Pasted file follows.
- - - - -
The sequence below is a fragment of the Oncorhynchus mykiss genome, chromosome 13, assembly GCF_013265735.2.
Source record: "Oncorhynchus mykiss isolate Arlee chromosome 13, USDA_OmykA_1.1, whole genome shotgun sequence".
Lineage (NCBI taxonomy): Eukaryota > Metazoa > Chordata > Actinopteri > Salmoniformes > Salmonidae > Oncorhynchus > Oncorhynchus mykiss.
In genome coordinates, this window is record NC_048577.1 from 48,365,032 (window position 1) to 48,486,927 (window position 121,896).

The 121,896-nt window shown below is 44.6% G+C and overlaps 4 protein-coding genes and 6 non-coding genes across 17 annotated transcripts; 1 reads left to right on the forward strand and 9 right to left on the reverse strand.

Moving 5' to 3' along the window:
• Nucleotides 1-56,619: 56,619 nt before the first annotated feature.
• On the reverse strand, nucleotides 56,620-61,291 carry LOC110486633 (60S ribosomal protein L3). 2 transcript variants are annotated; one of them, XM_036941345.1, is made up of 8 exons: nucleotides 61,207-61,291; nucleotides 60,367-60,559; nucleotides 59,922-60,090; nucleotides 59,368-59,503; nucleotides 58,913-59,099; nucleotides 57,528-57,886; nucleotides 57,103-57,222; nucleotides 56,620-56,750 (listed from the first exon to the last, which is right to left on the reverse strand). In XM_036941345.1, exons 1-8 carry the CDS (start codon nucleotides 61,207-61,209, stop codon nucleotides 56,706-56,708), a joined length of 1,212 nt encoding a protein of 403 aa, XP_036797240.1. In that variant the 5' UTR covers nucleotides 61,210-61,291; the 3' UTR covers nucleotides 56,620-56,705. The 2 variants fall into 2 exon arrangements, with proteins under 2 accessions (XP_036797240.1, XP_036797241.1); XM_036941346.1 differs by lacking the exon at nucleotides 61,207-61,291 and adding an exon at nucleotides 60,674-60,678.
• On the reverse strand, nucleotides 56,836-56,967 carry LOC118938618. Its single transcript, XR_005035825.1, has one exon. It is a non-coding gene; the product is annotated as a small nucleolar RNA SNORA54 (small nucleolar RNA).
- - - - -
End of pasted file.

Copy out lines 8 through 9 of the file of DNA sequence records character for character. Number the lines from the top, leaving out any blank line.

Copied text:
• On the reverse strand, nucleotides 56,620-61,291 carry LOC110486633 (60S ribosomal protein L3). 2 transcript variants are annotated; one of them, XM_036941345.1, is made up of 8 exons: nucleotides 61,207-61,291; nucleotides 60,367-60,559; nucleotides 59,922-60,090; nucleotides 59,368-59,503; nucleotides 58,913-59,099; nucleotides 57,528-57,886; nucleotides 57,103-57,222; nucleotides 56,620-56,750 (listed from the first exon to the last, which is right to left on the reverse strand). In XM_036941345.1, exons 1-8 carry the CDS (start codon nucleotides 61,207-61,209, stop codon nucleotides 56,706-56,708), a joined length of 1,212 nt encoding a protein of 403 aa, XP_036797240.1. In that variant the 5' UTR covers nucleotides 61,210-61,291; the 3' UTR covers nucleotides 56,620-56,705. The 2 variants fall into 2 exon arrangements, with proteins under 2 accessions (XP_036797240.1, XP_036797241.1); XM_036941346.1 differs by lacking the exon at nucleotides 61,207-61,291 and adding an exon at nucleotides 60,674-60,678.
• On the reverse strand, nucleotides 56,836-56,967 carry LOC118938618. Its single transcript, XR_005035825.1, has one exon. It is a non-coding gene; the product is annotated as a small nucleolar RNA SNORA54 (small nucleolar RNA).